For the last 19 years I have spent every hour of everyday thinking about the same thing. The first thought when I wake up in the morning is the same as my last thought when I go to bed at night. “What’s my blood sugar?” I have spent years of my life waking up every day trying to take control of a disease that is relentless; you never get a day off from type 1 diabetes.
I was diagnosed with diabetes in the summer of 1994. The first few years with it were manageable but as I continued to get older the disease became more and more challenging. When I was first diagnosed, I thought that as long as I took my insulin and ate right that the disease would be easy to manage. Unfortunately, living with type 1 diabetes is a lot like living on a roller coaster. So many daily factors can fluctuate without a moment’s notice, and although the ultimate goal is to maintain a “perfect” blood sugar reading, it is virtually impossible to do so. After years of trying to cope with this disease, I gave up. It became too much for me to manage alone and I slowly started to fall into some bad habits. I stopped testing my blood sugar and stopped taking my insulin. I was so tired of taking care of this demanding disease that I just wanted to have a break from it. But before I knew it, my entire life had snowballed into a situation that was completely unmanageable and I didn’t know how to pull myself out.
I spent five years completely ignoring my diabetes and was addicted to the weight loss associated with insulin omission. I knew that I desperately needed help but I had no idea how to explain everything that I was struggling with, not to mention that I barely had the energy to try. I was so scared of what had been happening to my body; after five years of extremely high blood sugars, my body was deteriorating piece by piece. My kidneys started to get holes from the protein being leaked through them, I had to get 16 root canals and have numerous cavities filled, and I had developed osteoporosis and a serious complication from it called charcot foot. My ankle bone collapsed from the osteoporosis, which caused me to be put in a cast for four years while I underwent numerous surgeries. Screws and pins were placed into my ankle and foot in an attempt to save it from collapsing even more. During the entire four years I could not walk more than a few steps without feeling pain.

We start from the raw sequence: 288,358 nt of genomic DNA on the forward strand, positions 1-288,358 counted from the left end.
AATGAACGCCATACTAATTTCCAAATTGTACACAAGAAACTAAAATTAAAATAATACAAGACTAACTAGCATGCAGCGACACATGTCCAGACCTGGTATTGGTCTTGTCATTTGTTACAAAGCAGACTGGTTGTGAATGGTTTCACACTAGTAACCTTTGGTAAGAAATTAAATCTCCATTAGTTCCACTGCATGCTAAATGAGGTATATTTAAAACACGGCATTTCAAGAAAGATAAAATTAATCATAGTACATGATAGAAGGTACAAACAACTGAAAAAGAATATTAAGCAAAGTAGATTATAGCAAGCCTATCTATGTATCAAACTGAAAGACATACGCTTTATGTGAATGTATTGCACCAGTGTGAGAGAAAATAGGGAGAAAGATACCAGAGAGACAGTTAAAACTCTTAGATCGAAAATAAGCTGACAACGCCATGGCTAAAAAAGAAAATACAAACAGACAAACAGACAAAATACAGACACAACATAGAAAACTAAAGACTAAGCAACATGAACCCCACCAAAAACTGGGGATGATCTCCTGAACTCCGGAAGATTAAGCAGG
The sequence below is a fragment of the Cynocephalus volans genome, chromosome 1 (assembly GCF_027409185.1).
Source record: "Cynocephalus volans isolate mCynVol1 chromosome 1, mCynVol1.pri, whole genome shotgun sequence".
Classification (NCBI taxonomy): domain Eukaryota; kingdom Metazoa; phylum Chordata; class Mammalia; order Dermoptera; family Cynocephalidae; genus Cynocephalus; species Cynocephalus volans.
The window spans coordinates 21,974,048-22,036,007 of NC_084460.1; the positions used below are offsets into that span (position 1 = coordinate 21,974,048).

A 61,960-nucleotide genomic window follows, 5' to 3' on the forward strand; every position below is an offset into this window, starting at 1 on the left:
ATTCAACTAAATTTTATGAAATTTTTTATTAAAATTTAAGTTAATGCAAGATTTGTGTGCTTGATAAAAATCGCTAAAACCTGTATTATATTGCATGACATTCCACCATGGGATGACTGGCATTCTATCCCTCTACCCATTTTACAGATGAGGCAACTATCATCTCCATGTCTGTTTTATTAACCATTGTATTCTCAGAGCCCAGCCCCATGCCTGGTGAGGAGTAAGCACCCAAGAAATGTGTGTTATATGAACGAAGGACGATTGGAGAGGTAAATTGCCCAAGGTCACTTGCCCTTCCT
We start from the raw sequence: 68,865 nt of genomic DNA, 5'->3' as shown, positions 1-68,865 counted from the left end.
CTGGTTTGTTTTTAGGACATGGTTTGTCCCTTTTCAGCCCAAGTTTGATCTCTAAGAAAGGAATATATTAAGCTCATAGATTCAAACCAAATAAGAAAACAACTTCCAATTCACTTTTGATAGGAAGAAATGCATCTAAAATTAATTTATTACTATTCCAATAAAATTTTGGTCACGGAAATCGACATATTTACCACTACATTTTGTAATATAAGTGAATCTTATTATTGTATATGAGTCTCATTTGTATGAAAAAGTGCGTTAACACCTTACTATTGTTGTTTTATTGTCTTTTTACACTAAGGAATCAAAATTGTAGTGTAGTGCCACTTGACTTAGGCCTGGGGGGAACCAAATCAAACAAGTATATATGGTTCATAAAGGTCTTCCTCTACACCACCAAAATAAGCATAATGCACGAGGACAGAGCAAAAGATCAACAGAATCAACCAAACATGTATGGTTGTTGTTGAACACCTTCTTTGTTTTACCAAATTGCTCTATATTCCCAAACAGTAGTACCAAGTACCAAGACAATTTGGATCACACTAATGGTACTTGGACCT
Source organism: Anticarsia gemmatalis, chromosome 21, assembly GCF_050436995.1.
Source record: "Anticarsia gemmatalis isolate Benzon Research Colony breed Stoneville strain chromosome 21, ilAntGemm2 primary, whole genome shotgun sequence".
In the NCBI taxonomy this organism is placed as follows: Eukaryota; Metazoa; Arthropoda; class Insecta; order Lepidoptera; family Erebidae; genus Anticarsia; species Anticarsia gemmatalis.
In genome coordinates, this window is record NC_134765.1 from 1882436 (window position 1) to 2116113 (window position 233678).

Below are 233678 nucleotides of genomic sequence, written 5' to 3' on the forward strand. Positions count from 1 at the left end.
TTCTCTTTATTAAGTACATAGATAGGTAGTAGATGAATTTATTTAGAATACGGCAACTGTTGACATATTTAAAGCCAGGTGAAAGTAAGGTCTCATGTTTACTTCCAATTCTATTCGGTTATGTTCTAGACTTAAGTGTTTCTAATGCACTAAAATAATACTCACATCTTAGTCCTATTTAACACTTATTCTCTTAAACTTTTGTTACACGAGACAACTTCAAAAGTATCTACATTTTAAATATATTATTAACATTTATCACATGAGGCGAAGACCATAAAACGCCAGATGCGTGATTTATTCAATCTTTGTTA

The surgeries left large incisions that took an extremely long time to heal. I developed ulcers on the bottom of my feet that required skin grafts to heal, and I also developed diabetic retinopathy, which I underwent ten lasik treatments to correct. I also had to have surgery on my right eye to remove scar tissue and dead blood vessels. The amount of money I have had to spend on medical bills has drained me financially and if I did not have the support of my family, I guarantee that I would not be alive today.
Having my ankle collapse was the last straw for me. I had finally made up my mind that no matter how hard recovery was going to be for me, it had to be better than how I was currently living my life. After making up my mind to seek help, I began to see that there were very few doctors who understood what I was going through and none of the treatment centers available to me at the time were equipped with what I needed to recover. My only option was to create my own support system. I spent hours trying to find healthcare professionals in my area that did have knowledge on diabulimia and eventually I put together a team of doctors and psychologists, all of whom had some knowledge on diabetes and eating disorders. After months of hard work with them, I slowly started to recover. The deeper into recovery I got, the more I started to openly talk about my struggles and the more I began to realize just how many diabetics were struggling with the same issues as I was.
Diabetics have remained silent about this issue for far too long and I am pleased to see many of them starting to seek help despite their feelings of shame and embarrassment. I never want anyone to feel as hopeless as I did searching for help, which is why Asha Brown, her husband and I created We Are Diabetes: a company dedicated to helping type 1 diabetics struggling with eating disorders, isolation and overall diabetes burnout. We guide, support and encourage diabetics to get their life back in control. One of our goals is to minimize some of the anxiety and frustration that comes along with choosing recovery so that those who are struggling can focus on getting better! Looking back, I wish that I had known of a place like We Are Diabetes to direct me to a top of the line treatment center, like Walden Behavioral Care, so I didn’t have to go through all the anxiety of trying to do it on my own. Recovery is hard enough and I am happy to see that facilities like Walden understand the seriousness of this illness.
Erin Williams is the Co-Founder of We Are Diabetes. Erin holds a degree in marketing and is currently studying to become a nurse. She is intent on educating the general public about the dangers of diabulimia and is passionate about helping Type 1 Diabetics who suffer from diabulimia achieve a healthier, happier life.”